While teammates were spread out across the world relaxing over the break, Craig Conroy was stuck in Calgary, working hard at getting healthy.
It just so happens the Calgary Flames centre spent plenty of time in front of the television watching his fellow countrymen play hockey.
Although Conroy was one of the first players off the ice from practice Wednesday as the Flames resumed skating, it was because he wanted to catch the end of the U.S. vs. Switzerland Olympic playoff game and not due to a variety of ailments.
The Potsdam, N.Y., native still has plenty of national pride despite not getting named to the men's Olympic team, but he was torn when the U.S. beat Canada because he lives in this country.
"I love their goaltending, but I didn't pick them to win a medal," Conroy said about Buffalo Sabres netminder Ryan Miller, who shut out the Swiss 2-0 as the Americans advanced to the semifinals.
"He's the best goalie in the tournament right now. You watch every game and he's making huge saves. This one, as well, he was making big saves down the stretch.
"It's tough to get a shutout, and he did. There is a reason why I wish he was there when I was playing (for the 2006 Olympic team).
"Everyone is working hard, and it looks like they've come together as a team."
The 10-day break from skating has helped Conroy recover from a variety of injuries that have slowed him down in his eighth season with the Flames.
Both Conroy and fellow injured forward Rene Bourque were back on the ice Wednesday as everyone, but the Olympic participants -- Miikka Kiprusoff, Niklas Hagman and Jarome Iginla -- took part in action.
Although Conroy feels ready to play after missing 10 straight games with a knee injury, he will have to crack a lineup that now boasts 15 forwards.
"I just have to battle," Conroy said. "It's been that way my whole career. Everywhere you go, it's like that. You have to come in and work as hard as you can and do something that will separate yourself.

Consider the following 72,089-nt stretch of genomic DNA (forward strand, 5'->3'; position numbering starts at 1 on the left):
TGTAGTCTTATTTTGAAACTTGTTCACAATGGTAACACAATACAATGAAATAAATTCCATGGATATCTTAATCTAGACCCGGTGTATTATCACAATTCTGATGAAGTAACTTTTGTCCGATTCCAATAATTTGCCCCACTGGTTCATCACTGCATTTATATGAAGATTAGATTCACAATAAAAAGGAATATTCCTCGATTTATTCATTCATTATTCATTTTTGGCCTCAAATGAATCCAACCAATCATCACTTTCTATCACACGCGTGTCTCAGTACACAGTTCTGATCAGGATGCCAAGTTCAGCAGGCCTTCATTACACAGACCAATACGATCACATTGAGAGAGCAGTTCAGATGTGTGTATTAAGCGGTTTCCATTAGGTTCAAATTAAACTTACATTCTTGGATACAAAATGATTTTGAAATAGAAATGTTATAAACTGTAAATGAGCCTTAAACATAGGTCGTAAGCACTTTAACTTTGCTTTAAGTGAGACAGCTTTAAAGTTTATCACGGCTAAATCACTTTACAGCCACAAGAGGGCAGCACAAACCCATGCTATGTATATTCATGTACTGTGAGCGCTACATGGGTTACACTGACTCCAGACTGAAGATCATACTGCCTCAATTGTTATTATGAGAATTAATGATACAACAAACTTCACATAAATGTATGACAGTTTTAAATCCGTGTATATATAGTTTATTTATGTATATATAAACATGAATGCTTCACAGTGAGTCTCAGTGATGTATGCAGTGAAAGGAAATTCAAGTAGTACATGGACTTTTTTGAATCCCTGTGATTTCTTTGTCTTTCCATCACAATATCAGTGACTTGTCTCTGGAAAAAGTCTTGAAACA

"This is the first time in a long time that my wrist feels good. My broken foot was probably not healed in a week. Now that feels good, and with my knee, it feels like everything is healed up, so I'm looking forward to a great 20 games."
Conroy was a young hockey fan when the U.S. pulled off one of the greatest upsets in history by beating the Russians at Lake Placid in 1980.
Although it was 30 years ago, the Miracle on Ice feels just like yesterday to Conroy, who was an hour and a half down the road in Potsdam when that happened.
"I remember sitting on my grandma's couch watching that," said the 38-year-old Conroy. "I was jumping up and down screaming 'Holy cow!' I never thought we could beat Russia.
"I was nine years old, but there wasn't a chance. That was when you could watch all the games leading up and they were losing by 10 goals. You said, 'It's impossible.' "
Those Olympics had quite an impact on Conroy, who remembers people staying in Potsdam and commuting to Lake Placid because of a lack of accommodations.
When Conroy reached high-school age, he went to Northwood School in Lake Placid, where they would play games at the same Olympic arena. The Miracle on Ice was constantly played in the lobby.
"I would see it every day," Conroy said. "It's still a pretty big deal."